Library Initiative Update
We are well underway with the construction of beautiful ebook catalog pages. Many of you have already been contacted to review your profile page, and the rest of you will be contacted soon.

For an example of an ebook catalog page, please visit this link: http://www.mindlikewater.com/library_catalog/profiles/abbott.html.

We have secured contact information for over 1200 libraries, and are finalizing our strategy for approaching them with our library initiative.

Michael spoke with the library directors of the two largest libraries in our metropolitan area, and both were very interested in what he had to say about our initiative. Michael and I will be meeting with both directors to learn more about their needs and how we can best work with them and other libraries to For more information and to get your ebooks in our catalog, visit https://www.mind-like-water.com/library_offer.html or email me at dino@mindlikewater.com.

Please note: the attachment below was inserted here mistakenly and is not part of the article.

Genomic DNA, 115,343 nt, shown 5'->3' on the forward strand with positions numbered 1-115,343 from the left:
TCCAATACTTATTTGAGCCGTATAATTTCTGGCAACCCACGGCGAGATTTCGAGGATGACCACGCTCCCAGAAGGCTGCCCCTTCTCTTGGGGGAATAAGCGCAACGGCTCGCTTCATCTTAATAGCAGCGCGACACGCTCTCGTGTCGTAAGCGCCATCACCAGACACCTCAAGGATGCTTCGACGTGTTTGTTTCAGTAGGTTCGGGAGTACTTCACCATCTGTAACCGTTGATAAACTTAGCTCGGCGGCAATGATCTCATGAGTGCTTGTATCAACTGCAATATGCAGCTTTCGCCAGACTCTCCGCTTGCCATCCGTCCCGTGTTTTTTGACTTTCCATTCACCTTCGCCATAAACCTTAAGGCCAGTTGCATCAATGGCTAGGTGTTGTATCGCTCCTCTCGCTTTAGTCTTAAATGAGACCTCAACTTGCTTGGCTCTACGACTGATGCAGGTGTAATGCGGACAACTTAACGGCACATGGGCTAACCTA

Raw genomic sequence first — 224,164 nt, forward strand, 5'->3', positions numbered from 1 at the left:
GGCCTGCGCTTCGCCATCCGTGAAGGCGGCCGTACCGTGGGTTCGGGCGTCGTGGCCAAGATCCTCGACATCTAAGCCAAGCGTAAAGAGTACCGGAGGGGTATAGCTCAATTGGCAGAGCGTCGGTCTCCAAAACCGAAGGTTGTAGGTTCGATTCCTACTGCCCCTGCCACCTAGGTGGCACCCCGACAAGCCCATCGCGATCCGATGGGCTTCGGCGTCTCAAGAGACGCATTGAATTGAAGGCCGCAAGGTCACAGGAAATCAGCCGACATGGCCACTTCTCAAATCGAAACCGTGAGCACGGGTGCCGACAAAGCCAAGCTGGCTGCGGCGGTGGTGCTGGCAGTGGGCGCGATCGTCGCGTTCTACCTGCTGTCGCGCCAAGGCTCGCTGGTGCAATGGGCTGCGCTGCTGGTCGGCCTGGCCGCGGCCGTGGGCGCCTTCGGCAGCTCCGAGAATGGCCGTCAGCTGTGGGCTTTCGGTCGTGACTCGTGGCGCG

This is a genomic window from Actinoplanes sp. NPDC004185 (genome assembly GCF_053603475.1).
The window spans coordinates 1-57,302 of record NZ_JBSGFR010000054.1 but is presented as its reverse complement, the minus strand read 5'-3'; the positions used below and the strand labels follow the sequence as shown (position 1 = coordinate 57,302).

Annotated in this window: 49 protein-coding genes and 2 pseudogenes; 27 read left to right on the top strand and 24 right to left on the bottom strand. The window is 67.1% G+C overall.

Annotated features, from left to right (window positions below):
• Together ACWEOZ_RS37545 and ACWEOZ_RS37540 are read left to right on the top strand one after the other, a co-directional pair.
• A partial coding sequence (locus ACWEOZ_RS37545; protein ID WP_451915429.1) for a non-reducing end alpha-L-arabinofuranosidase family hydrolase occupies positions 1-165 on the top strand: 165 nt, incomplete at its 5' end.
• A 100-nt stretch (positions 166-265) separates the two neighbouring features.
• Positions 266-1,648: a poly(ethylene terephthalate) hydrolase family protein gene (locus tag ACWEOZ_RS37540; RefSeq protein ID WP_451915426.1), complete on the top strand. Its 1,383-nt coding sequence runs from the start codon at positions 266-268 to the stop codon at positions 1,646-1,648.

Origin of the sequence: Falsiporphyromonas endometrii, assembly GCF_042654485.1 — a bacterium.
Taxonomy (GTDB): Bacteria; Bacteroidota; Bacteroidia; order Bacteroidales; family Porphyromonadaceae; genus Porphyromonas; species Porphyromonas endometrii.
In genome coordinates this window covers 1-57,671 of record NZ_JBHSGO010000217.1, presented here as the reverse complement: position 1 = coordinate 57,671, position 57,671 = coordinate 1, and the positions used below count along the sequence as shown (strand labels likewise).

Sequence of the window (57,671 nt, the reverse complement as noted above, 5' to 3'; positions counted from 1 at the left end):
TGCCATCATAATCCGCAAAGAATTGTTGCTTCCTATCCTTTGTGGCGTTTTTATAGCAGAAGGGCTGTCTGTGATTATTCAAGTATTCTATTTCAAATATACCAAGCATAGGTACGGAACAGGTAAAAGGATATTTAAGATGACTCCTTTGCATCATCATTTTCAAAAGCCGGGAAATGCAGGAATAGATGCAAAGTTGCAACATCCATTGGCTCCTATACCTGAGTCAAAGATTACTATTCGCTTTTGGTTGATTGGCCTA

Best wishes,

Diane Faile
Content Manager

eBook Publisher Interview: Deron Douglas, Double Dragon Publishing
Diane: You founded Double Dragon Publishing (http://www.double-dragon-ebooks.com) in 2001 with "the goal of building a Canadian-based publishing venue for the growing number of good but unpublished fiction writers around the world." How did you arrive at this enterprise? What do you find exciting about epublishing?